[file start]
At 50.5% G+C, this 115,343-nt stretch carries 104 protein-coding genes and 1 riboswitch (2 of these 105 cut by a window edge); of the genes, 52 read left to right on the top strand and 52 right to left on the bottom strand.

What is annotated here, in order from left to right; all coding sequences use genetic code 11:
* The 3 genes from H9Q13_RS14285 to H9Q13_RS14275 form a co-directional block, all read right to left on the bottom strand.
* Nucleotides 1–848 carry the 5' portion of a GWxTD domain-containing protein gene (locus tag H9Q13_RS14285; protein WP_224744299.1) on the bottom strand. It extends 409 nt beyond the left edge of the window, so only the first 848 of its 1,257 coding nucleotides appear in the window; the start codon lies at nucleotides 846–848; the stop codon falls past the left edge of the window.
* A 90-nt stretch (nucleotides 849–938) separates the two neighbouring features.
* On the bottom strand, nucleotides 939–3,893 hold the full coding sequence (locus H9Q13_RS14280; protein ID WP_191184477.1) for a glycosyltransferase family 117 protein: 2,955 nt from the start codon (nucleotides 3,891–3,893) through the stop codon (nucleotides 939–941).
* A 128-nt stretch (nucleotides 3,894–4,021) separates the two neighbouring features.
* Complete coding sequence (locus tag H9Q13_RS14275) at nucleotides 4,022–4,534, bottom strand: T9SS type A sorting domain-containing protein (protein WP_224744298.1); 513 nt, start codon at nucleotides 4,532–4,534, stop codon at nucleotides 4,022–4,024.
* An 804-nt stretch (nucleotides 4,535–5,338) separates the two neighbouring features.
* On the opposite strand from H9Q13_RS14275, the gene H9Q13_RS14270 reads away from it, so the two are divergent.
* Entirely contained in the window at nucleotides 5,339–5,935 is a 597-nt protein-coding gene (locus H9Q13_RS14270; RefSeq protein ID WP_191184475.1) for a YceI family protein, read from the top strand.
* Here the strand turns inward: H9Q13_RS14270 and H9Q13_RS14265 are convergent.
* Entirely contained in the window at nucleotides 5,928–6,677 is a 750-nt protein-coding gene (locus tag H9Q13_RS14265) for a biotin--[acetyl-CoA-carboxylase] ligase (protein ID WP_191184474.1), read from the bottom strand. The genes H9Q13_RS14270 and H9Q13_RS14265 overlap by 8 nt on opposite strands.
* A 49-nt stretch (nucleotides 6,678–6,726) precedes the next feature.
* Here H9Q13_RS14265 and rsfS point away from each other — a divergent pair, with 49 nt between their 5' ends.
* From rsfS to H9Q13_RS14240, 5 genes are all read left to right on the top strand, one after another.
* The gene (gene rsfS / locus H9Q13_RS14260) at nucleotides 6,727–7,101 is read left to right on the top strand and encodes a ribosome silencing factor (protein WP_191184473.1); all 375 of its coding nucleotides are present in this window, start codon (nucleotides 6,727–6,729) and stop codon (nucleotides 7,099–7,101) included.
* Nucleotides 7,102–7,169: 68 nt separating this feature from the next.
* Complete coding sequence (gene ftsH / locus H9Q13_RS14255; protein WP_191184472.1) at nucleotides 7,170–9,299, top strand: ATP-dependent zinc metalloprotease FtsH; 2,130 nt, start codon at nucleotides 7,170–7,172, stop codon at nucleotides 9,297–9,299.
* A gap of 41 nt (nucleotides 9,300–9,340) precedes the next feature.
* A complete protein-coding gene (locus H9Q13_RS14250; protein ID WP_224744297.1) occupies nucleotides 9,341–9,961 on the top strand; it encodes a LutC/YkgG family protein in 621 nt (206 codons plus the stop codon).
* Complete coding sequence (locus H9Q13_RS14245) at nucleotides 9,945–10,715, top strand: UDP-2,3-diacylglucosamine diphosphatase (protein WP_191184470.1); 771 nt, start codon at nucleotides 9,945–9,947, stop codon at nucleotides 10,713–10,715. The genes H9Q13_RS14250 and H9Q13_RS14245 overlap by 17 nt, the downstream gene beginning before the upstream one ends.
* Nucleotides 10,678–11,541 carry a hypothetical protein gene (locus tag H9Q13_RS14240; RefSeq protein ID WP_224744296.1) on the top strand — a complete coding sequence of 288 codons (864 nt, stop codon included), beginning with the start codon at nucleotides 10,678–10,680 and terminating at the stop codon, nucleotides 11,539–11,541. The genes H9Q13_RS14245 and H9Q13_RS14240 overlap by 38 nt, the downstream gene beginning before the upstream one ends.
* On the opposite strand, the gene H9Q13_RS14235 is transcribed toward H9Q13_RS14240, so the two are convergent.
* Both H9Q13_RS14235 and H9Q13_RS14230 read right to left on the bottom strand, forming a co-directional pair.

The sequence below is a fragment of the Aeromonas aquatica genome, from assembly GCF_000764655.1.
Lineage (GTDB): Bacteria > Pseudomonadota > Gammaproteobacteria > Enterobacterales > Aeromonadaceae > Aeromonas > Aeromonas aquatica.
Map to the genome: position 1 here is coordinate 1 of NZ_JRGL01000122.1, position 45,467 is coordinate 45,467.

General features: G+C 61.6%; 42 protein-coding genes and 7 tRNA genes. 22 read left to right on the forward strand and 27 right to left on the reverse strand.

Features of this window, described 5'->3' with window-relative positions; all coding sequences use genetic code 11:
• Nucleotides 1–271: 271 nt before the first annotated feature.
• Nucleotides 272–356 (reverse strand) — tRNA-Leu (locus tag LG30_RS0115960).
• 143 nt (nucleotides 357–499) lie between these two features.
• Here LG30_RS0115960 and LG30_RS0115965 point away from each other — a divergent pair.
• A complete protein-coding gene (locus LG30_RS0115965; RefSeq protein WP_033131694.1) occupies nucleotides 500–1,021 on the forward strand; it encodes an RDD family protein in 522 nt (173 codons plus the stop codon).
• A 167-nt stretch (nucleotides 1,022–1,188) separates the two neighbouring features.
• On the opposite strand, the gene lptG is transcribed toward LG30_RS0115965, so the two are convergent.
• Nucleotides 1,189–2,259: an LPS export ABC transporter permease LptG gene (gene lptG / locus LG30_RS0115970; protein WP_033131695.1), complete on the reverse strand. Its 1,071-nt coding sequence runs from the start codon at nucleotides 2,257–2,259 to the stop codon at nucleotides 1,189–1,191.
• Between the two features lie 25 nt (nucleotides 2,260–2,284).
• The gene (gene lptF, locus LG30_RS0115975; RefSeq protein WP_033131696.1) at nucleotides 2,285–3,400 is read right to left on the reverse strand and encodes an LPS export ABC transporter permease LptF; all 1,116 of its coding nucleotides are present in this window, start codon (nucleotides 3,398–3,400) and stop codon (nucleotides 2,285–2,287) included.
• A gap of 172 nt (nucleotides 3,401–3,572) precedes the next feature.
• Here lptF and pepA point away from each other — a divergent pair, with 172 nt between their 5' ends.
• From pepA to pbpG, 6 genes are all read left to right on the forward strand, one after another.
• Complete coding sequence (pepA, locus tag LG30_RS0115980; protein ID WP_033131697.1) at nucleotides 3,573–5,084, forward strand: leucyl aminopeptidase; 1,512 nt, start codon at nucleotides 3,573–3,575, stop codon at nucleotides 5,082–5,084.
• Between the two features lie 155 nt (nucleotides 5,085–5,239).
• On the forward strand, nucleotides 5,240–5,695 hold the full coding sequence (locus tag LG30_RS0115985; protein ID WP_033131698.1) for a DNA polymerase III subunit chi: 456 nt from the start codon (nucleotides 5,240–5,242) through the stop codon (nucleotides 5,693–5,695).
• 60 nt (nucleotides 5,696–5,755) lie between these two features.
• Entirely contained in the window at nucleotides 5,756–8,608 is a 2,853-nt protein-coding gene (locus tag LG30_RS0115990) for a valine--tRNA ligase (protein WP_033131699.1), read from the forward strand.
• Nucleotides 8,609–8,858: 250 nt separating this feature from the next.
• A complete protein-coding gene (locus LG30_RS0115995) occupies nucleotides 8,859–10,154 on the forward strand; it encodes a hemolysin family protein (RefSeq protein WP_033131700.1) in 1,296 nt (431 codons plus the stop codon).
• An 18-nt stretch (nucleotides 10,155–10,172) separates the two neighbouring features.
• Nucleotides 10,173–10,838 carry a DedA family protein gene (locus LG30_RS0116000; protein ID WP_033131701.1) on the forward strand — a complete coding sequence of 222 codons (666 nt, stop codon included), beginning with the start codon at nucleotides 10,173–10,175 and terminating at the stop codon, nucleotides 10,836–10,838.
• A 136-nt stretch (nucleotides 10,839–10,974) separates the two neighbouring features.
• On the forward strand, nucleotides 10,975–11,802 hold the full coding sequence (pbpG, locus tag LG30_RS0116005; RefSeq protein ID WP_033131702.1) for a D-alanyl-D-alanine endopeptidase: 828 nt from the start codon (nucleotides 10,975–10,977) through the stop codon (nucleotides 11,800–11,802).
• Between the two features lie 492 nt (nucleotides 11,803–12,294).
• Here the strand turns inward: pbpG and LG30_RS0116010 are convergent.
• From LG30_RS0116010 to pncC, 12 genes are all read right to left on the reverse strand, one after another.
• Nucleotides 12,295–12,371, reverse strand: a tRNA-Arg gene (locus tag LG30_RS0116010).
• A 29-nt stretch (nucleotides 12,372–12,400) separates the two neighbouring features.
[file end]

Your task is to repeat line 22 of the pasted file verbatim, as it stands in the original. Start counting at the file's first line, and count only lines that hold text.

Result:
* Complete coding sequence (locus H9Q13_RS14245) at nucleotides 9,945–10,715, top strand: UDP-2,3-diacylglucosamine diphosphatase (protein WP_191184470.1); 771 nt, start codon at nucleotides 9,945–9,947, stop codon at nucleotides 10,713–10,715. The genes H9Q13_RS14250 and H9Q13_RS14245 overlap by 17 nt, the downstream gene beginning before the upstream one ends.